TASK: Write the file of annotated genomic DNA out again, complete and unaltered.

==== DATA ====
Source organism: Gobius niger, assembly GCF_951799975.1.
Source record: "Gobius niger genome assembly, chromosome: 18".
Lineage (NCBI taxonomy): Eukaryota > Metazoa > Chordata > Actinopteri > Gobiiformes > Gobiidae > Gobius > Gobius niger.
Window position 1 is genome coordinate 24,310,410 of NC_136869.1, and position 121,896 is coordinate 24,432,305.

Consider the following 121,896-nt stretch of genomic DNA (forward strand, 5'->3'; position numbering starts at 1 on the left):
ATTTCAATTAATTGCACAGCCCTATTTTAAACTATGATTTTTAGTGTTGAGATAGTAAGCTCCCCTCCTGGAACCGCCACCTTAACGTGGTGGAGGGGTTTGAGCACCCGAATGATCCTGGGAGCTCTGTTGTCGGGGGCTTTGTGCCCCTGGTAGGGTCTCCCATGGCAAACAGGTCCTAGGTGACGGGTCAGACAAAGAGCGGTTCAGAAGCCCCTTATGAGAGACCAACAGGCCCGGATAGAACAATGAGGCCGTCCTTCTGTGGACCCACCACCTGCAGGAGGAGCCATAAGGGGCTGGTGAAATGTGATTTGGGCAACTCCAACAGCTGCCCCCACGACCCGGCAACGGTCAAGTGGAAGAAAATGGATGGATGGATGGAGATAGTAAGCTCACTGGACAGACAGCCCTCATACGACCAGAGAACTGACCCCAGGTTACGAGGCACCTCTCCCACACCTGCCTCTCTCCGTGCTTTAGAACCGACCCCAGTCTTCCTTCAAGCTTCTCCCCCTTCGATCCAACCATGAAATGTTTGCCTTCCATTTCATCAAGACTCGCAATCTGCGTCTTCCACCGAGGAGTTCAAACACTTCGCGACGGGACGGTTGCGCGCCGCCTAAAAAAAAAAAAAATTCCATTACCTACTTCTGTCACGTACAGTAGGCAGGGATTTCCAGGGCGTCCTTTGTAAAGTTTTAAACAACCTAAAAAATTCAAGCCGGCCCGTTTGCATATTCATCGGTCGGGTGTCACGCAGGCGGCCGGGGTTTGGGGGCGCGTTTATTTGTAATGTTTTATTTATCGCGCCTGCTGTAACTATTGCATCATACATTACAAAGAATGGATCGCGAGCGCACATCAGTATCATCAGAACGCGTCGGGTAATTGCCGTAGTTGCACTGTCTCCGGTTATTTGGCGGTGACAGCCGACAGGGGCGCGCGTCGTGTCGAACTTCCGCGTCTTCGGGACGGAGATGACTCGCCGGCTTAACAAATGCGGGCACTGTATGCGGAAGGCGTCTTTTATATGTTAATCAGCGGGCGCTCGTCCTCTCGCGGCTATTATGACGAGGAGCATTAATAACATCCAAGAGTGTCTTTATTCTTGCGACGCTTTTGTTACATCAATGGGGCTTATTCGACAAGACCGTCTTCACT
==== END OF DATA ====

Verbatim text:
Source organism: Gobius niger, assembly GCF_951799975.1.
Source record: "Gobius niger genome assembly, chromosome: 18".
Lineage (NCBI taxonomy): Eukaryota > Metazoa > Chordata > Actinopteri > Gobiiformes > Gobiidae > Gobius > Gobius niger.
Window position 1 is genome coordinate 24,310,410 of NC_136869.1, and position 121,896 is coordinate 24,432,305.

Consider the following 121,896-nt stretch of genomic DNA (forward strand, 5'->3'; position numbering starts at 1 on the left):
ATTTCAATTAATTGCACAGCCCTATTTTAAACTATGATTTTTAGTGTTGAGATAGTAAGCTCCCCTCCTGGAACCGCCACCTTAACGTGGTGGAGGGGTTTGAGCACCCGAATGATCCTGGGAGCTCTGTTGTCGGGGGCTTTGTGCCCCTGGTAGGGTCTCCCATGGCAAACAGGTCCTAGGTGACGGGTCAGACAAAGAGCGGTTCAGAAGCCCCTTATGAGAGACCAACAGGCCCGGATAGAACAATGAGGCCGTCCTTCTGTGGACCCACCACCTGCAGGAGGAGCCATAAGGGGCTGGTGAAATGTGATTTGGGCAACTCCAACAGCTGCCCCCACGACCCGGCAACGGTCAAGTGGAAGAAAATGGATGGATGGATGGAGATAGTAAGCTCACTGGACAGACAGCCCTCATACGACCAGAGAACTGACCCCAGGTTACGAGGCACCTCTCCCACACCTGCCTCTCTCCGTGCTTTAGAACCGACCCCAGTCTTCCTTCAAGCTTCTCCCCCTTCGATCCAACCATGAAATGTTTGCCTTCCATTTCATCAAGACTCGCAATCTGCGTCTTCCACCGAGGAGTTCAAACACTTCGCGACGGGACGGTTGCGCGCCGCCTAAAAAAAAAAAAAATTCCATTACCTACTTCTGTCACGTACAGTAGGCAGGGATTTCCAGGGCGTCCTTTGTAAAGTTTTAAACAACCTAAAAAATTCAAGCCGGCCCGTTTGCATATTCATCGGTCGGGTGTCACGCAGGCGGCCGGGGTTTGGGGGCGCGTTTATTTGTAATGTTTTATTTATCGCGCCTGCTGTAACTATTGCATCATACATTACAAAGAATGGATCGCGAGCGCACATCAGTATCATCAGAACGCGTCGGGTAATTGCCGTAGTTGCACTGTCTCCGGTTATTTGGCGGTGACAGCCGACAGGGGCGCGCGTCGTGTCGAACTTCCGCGTCTTCGGGACGGAGATGACTCGCCGGCTTAACAAATGCGGGCACTGTATGCGGAAGGCGTCTTTTATATGTTAATCAGCGGGCGCTCGTCCTCTCGCGGCTATTATGACGAGGAGCATTAATAACATCCAAGAGTGTCTTTATTCTTGCGACGCTTTTGTTACATCAATGGGGCTTATTCGACAAGACCGTCTTCACT